No archaeological evidence of a great library has been discovered, and its location is unknown. Was there such a library, or is it a myth? “Even though the papyri themselves have not survived, the legacy of the libraries is attested through the scholarship of such writers as Apollonius of Rhodes and Aristophanes of Byzantium, who both served as directors of the Great Library.” (Thank you Dr Melanie Pitkin.) There are numerous imaginary images of what the Great Library may have looked like. Looking at the first image below, I wonder how the scholars found anything. Perhaps there was a Dewey decimal equivalent for the papyri.

The Bibliotheca Alexandrina, a modern library, was opened in Alexandria in 2002 – a very beautiful building, circular and tilted and built alongside the circular harbour. The reading room, stepped over seven terraces can accommodate 2000 readers. The library’s focus is on storing and and preserving digital information, although it can house up to 4 million books.

I could have happily settled myself on one of the terraces in the reading room, reading, thinking and dreaming.

Not only is this a library. It contains museums, a planetarium, a manuscript laboratory and showcases contemporary Egyptian art. A truly exceptional place. The images below are some of the items of contemporary art on display when I visited.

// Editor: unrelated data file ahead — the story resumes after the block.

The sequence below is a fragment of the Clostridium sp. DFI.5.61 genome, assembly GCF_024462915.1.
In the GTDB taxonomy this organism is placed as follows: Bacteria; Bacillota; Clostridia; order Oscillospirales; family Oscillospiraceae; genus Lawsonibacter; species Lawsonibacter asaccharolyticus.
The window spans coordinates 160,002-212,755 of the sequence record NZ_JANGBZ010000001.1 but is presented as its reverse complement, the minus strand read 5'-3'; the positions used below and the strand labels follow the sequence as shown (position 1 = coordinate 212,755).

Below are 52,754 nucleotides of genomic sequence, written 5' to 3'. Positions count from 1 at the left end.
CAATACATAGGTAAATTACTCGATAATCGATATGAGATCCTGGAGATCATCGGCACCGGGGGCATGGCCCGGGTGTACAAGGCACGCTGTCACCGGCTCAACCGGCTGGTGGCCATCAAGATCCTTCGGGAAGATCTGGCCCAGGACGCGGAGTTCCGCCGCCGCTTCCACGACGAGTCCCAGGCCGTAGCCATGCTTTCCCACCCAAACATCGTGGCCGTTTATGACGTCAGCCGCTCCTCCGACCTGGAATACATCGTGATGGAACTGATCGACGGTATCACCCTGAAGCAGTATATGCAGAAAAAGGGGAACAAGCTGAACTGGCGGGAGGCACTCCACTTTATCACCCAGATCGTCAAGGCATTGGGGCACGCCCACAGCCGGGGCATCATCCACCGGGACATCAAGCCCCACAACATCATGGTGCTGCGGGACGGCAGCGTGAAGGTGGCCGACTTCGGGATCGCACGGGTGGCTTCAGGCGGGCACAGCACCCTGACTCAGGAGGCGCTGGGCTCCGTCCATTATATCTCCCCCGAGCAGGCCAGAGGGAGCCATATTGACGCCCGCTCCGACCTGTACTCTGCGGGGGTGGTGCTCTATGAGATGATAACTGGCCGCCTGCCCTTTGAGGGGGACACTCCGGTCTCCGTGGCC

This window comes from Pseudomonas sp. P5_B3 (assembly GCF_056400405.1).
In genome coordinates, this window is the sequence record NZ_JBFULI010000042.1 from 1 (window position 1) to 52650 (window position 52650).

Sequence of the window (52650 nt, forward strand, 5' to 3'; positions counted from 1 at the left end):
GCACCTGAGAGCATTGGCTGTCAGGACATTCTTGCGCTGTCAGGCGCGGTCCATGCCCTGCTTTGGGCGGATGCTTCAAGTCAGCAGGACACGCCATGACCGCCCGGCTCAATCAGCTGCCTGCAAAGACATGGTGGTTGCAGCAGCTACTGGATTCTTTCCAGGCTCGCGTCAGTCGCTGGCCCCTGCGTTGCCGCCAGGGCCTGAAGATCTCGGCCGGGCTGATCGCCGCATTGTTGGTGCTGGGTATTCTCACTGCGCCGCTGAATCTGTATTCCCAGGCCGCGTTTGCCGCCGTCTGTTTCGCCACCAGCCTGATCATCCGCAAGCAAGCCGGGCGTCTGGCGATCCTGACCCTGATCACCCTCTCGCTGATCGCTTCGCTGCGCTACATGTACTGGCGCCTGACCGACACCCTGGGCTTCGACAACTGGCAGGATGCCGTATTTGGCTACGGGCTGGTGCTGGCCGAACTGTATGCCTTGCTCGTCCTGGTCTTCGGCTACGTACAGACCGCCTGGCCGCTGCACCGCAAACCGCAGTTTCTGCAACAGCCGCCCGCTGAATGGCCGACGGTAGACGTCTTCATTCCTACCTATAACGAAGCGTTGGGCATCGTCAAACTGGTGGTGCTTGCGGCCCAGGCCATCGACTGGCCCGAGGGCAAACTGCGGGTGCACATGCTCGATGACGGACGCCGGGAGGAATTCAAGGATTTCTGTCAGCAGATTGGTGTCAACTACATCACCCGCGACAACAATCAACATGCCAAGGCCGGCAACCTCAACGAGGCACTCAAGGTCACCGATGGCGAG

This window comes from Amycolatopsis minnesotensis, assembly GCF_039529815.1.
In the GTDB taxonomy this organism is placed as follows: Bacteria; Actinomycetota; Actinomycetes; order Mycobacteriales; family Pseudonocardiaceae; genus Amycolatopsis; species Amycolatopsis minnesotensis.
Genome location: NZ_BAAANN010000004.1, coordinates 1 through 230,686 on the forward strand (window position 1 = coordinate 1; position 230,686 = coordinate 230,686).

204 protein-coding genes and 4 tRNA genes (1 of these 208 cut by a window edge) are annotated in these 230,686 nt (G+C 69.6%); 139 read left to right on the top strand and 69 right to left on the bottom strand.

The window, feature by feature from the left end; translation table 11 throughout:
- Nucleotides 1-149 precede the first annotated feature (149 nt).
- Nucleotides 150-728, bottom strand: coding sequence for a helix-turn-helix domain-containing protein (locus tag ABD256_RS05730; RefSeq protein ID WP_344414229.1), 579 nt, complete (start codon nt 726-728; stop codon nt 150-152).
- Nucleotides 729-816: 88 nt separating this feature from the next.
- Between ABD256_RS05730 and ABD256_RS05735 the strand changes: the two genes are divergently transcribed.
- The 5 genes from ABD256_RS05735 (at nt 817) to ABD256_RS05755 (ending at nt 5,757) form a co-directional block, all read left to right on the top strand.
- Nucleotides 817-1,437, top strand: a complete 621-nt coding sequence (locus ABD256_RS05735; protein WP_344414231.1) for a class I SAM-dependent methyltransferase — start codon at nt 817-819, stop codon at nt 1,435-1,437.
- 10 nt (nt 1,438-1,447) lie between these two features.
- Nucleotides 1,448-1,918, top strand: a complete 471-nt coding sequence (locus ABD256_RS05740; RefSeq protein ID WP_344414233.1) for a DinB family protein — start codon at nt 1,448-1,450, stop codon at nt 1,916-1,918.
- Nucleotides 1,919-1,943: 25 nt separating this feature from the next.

Qaitbey Fort and Pharos Lighthouse.

The Fort is a 15th century defensive fortress, built by Sultan Qaitbey to defend Alexandria from the advances of the Ottoman Empire. The Ottoman Turks still managed to invade Egypt, and they used the fort. It was severely damaged during the British bombardment of Alexandria in 1882, and has undergone many repairs and renovations. Today, from a distance, it looks rather like the kind of sandcastle that very clever sandcastle builders erect or a toy lego castle. It is however impressive, contains a mosque and offers splendid views.

I have never managed to build a sandcastle which remotely resembles Quaitbey Fort, but clearly it is possible.

Kom al-Dikka

In the centre of modern Alexandria, a semi circular Roman amphitheatre was discovered under Kom al-Dikka (Mound of Rubble), when the site was being prepared for a housing development in 1965. Luckily for humankind, the Alexandrian authorities and developers are not the same species as are found in the city in which I reside. The amphitheatre would not have survived in my city, and consequently the rest of the site of what was once a busy Roman city would not have been uncovered.